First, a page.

Every weekday, I climb out of bed at 7:50am. I stumble towards to bathroom, where I wash my face, and brush my teeth and hair. Within the next few minutes, I toss on make-up and clothes, and walk out the door with my husband at 8:20. This is a study in efficiency, because the more minutes I can shave off of my getting ready process = the more minutes I have to snuggle under the blankets. Know what I mean?
We walk down Thorndale towards the El red line stop, swipe our fare cards, and push through the turnstyle. At this point we’re listening carefully for the tell-tale rumble of the trains on the rails above, and if we hear the train approaching it’s time to run up the stairs, taking them two at a time, breathing quickly by the time we reach the wooden platform.
We catch the train in opposite directions, me Southbound towards my job and him Northbound towards school. Usually I can find a seat on the train unless there’s been some kind of funky train delay, so I find a place to sit that doesn’t have any weird-looking splotches or stains, or a piece of gum.
I settle in and snooze during the 20 minute ride, leaning my head on the window if the train isn’t jostling me too much. I frequently have full-fledged dreams, but haven’t once missed my stop because of this little habit–my brain knows to activate when I hear the automated announcer saying in his even voice “Belmont is next. Doors open on the right at Belmont.”
Belmont is a busy station, with three different lines coming through (purple, brown, red), so I jostle my way off the train and down the steps to street level, to the #77 bus stop. I see familiar faces–the short girl with the curly black hair and the snappy eyes, standing next to her very tall husband. The large woman with the baby-blue coat and her Starbucks coffee, doing a crossword puzzle in the paper. The old woman–or man?–with the shag of greasy grey hair held back by a colorful headband, with appliqued flowers on her cane, crumbling nail polish, and bright red lipstick smeared too generously over thin lips, listening to loud heavy metal on a pair of white headphones. We all look to the left, searching the traffic for the telltale orange lights that tell us the bus is coming.
The bus rumbles to a stop; we all get on, swipe our fare cards, find a seat. Fifteen minutes later, I’m walking into my office.
As I swipe my fob on the grey sensor pad and unlock the door, the powerful smell of punch greets my nose–though after a few seconds, I can no longer smell it. By this time, the guys have already been working in the factory area for a couple hours, but I’m usually the only one in the office. My boss travels a lot, and when he does come in, it’s not always first thing. So when I enter the silent space, I breathe a sigh that says “here we go.”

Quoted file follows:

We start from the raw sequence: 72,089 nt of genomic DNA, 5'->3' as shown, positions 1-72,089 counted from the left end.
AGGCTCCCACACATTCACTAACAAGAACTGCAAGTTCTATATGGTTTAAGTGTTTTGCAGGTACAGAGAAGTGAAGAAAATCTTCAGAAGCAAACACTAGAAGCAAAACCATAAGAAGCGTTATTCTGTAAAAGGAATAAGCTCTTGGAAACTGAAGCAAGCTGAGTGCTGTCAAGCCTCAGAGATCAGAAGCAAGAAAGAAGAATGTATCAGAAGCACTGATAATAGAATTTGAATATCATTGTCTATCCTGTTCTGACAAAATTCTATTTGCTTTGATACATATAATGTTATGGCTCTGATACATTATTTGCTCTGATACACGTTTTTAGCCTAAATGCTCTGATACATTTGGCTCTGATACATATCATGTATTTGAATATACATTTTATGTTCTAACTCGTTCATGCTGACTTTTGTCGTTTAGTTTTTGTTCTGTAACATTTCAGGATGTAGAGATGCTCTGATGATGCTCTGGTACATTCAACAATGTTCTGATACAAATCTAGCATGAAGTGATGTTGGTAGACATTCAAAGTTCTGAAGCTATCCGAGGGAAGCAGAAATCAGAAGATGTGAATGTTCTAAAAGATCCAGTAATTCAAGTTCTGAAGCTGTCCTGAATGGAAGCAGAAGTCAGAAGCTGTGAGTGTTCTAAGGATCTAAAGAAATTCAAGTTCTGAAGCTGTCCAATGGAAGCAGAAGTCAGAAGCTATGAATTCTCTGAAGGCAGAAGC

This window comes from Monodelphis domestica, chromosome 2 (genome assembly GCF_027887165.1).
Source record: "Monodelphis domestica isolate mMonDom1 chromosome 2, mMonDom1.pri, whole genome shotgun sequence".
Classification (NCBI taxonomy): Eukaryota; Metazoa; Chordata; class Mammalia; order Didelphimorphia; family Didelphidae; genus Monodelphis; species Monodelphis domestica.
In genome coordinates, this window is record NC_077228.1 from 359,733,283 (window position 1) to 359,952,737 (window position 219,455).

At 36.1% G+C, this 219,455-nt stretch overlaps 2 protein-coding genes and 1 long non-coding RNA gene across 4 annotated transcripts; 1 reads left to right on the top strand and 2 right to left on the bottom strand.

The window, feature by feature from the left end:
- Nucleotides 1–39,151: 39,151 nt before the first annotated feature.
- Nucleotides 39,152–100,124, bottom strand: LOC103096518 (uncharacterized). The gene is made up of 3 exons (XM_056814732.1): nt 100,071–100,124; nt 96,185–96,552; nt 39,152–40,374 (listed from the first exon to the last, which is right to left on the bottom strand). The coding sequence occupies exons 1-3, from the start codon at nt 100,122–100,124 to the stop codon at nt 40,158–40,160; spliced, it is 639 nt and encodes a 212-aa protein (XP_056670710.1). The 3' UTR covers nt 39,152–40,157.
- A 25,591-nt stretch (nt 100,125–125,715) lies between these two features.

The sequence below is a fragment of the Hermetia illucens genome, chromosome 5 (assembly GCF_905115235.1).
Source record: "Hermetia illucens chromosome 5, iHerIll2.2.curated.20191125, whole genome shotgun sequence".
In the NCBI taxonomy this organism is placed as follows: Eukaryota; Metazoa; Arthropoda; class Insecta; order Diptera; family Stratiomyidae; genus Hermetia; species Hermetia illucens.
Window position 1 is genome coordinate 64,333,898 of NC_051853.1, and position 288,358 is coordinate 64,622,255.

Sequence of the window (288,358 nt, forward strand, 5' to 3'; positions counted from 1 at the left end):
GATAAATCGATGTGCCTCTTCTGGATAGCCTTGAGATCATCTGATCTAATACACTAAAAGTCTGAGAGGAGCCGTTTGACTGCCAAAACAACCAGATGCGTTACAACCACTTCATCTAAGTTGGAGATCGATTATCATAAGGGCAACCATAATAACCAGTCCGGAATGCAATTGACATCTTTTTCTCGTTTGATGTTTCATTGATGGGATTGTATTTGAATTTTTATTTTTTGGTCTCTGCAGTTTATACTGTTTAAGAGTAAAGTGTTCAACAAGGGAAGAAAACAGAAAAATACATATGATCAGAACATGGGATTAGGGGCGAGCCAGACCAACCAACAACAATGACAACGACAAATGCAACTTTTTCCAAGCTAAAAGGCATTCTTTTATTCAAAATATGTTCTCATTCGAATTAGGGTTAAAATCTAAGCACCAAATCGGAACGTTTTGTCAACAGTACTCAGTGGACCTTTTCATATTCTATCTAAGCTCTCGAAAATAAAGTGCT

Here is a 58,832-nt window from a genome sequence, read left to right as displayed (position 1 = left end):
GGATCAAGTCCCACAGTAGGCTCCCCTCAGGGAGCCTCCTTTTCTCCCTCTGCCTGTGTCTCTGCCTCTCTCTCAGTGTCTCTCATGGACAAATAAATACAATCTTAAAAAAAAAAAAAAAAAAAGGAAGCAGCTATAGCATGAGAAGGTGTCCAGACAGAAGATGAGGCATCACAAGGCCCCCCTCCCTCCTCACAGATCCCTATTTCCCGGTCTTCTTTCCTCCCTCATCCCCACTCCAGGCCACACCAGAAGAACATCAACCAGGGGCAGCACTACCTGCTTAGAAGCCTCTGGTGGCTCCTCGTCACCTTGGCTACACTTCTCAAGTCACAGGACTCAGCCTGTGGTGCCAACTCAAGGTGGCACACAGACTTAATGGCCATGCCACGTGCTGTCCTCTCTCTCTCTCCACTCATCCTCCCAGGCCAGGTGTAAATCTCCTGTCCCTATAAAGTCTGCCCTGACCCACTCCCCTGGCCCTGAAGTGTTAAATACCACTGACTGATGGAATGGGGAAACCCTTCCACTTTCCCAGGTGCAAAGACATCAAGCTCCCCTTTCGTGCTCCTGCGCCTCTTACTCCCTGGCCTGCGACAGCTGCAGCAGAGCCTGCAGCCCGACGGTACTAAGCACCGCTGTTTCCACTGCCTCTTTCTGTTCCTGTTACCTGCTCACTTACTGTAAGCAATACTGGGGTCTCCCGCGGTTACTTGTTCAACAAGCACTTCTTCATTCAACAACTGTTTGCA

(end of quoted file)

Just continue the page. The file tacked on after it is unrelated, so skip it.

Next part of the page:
I leave the lights off, choosing to work by the natural light from the windows instead.
I slip off my shoes. I sit in my chair. I plug in my cellphone and start recharging it. I log in to the computer and pull up my email. The screen glows brightly as I consult my list of things to do, organized on a tangerine colored pad of post-it notes (one per day). If it’s cold, I switch on the foot heater under my desk and wiggle my toes with pleasure when that first blast of warm air hits them.
Then it’s time to take care of business, and deal with whatever is in my inbox. I may write emails to clients, do a check run, process order confirmations in Quickbooks, or make a quick call to touch base with our Logistics Manager, Brian. I may scan a bill of lading, or FedEx an envelope with export papers to Haiti. Or the phone may ring, and I’ll find myself transitioning to Spanish to have a quick conversation with our enthusiastic, fast-talking customer from Guatemala and trying to keep up with him as he opens the call with his traditional “Hooooola, mujer!!”
After I get through all my pending emails and prepare all the documents for the orders shipping out the next day–then it’s time to get out of my chair.
Slowly walk, barefoot, to the kitchen area. Turn on the Keurig. Do 30 squats as it heats up. And I brew that first cup of coffee–Caribou Breakfast Blend, or Green Mountain’s Dark Magic, or maybe the Hazelnut flavor I’m trying out. While the hot liquid splashes into my cup, I do a few vertical pushups against the wall, and feel the blood flowing through my arms. I mix in a little creamer–or virtuously go without, if I’m feeling particularly health-driven (or if we’re simply out of creamer).
I head back to my desk with my hands cupped around the mug, absorbing the comforting heat through my palms, feeling the warmth relax my muscles. A sigh of happiness moves through me, and I sit down again, propping my feet up on the tower of the computer lodged under my desk.
I look out the window at the swirling, abstract, colorful shapes created by the rows of brick glass panes, and my head fills with prayers. Prayers of thanksgiving for my comfortable job, the warm office, my beautiful marriage, a God I can rest in no matter what’s going on in the crazy world.
I lift the cup to my lips . . . and take that first sip.